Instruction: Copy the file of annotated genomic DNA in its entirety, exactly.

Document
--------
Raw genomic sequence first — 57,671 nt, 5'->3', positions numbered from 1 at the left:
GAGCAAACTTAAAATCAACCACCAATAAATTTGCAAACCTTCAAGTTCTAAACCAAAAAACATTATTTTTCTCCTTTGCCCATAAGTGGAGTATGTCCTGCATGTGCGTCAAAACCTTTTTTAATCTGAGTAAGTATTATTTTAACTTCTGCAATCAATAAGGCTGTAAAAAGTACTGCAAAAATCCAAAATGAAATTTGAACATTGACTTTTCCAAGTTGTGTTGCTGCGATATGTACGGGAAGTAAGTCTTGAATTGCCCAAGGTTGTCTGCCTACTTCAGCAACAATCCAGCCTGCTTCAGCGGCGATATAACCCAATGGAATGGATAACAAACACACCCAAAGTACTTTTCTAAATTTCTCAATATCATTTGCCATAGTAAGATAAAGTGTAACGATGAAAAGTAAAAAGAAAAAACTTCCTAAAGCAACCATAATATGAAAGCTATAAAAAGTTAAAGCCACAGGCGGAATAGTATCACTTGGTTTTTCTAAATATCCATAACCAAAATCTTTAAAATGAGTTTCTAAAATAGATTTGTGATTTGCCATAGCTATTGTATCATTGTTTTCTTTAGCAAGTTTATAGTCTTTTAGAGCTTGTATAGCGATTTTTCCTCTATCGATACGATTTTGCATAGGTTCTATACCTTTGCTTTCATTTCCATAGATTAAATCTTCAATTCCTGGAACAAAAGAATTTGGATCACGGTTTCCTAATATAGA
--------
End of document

Raw genomic sequence first — 57,671 nt, 5'->3', positions numbered from 1 at the left:
GAGCAAACTTAAAATCAACCACCAATAAATTTGCAAACCTTCAAGTTCTAAACCAAAAAACATTATTTTTCTCCTTTGCCCATAAGTGGAGTATGTCCTGCATGTGCGTCAAAACCTTTTTTAATCTGAGTAAGTATTATTTTAACTTCTGCAATCAATAAGGCTGTAAAAAGTACTGCAAAAATCCAAAATGAAATTTGAACATTGACTTTTCCAAGTTGTGTTGCTGCGATATGTACGGGAAGTAAGTCTTGAATTGCCCAAGGTTGTCTGCCTACTTCAGCAACAATCCAGCCTGCTTCAGCGGCGATATAACCCAATGGAATGGATAACAAACACACCCAAAGTACTTTTCTAAATTTCTCAATATCATTTGCCATAGTAAGATAAAGTGTAACGATGAAAAGTAAAAAGAAAAAACTTCCTAAAGCAACCATAATATGAAAGCTATAAAAAGTTAAAGCCACAGGCGGAATAGTATCACTTGGTTTTTCTAAATATCCATAACCAAAATCTTTAAAATGAGTTTCTAAAATAGATTTGTGATTTGCCATAGCTATTGTATCATTGTTTTCTTTAGCAAGTTTATAGTCTTTTAGAGCTTGTATAGCGATTTTTCCTCTATCGATACGATTTTGCATAGGTTCTATACCTTTGCTTTCATTTCCATAGATTAAATCTTCAATTCCTGGAACAAAAGAATTTGGATCACGGTTTCCTAATATAGA